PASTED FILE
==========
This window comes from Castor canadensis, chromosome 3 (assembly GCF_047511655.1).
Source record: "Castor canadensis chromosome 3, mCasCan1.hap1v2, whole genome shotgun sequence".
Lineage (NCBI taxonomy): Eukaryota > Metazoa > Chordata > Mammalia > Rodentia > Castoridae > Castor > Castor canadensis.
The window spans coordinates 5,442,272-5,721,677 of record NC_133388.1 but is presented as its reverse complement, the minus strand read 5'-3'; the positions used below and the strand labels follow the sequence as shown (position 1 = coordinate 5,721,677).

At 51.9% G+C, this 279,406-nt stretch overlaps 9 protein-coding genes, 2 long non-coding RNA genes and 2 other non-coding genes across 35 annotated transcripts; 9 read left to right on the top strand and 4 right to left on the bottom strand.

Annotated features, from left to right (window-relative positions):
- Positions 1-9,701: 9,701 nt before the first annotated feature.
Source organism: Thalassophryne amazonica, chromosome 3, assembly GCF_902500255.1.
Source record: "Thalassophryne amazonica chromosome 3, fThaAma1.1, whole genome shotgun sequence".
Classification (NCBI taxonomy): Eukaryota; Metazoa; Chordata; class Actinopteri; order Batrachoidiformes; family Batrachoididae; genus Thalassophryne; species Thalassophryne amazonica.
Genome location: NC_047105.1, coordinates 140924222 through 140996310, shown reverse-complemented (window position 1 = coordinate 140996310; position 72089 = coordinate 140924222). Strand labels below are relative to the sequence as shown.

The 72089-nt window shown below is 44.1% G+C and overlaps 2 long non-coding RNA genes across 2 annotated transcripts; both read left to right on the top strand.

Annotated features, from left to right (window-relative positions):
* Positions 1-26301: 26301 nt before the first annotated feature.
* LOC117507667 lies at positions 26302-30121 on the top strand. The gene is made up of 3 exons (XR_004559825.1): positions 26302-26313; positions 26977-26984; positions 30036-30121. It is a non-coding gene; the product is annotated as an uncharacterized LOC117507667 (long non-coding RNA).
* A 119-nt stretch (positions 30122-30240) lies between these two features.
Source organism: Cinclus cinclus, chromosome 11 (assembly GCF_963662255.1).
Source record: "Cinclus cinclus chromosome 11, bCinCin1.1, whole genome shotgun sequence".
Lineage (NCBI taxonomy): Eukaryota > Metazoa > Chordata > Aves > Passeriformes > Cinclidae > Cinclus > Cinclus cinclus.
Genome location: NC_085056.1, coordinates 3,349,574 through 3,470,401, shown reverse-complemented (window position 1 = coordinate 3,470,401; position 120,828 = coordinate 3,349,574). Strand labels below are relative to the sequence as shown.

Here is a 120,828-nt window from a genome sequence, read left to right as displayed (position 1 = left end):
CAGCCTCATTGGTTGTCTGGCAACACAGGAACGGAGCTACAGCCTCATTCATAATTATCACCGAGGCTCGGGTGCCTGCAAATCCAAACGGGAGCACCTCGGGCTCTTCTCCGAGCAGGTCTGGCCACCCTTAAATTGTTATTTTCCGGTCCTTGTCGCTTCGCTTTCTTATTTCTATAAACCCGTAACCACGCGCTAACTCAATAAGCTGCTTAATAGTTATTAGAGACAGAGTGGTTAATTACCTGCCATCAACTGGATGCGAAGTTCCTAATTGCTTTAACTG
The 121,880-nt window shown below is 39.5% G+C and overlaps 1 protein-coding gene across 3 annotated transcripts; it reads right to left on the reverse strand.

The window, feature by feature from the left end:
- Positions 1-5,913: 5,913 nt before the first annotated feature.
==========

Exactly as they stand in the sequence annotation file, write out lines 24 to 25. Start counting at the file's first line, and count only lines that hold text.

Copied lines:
The window, feature by feature from the left end:
- Positions 1-5,913: 5,913 nt before the first annotated feature.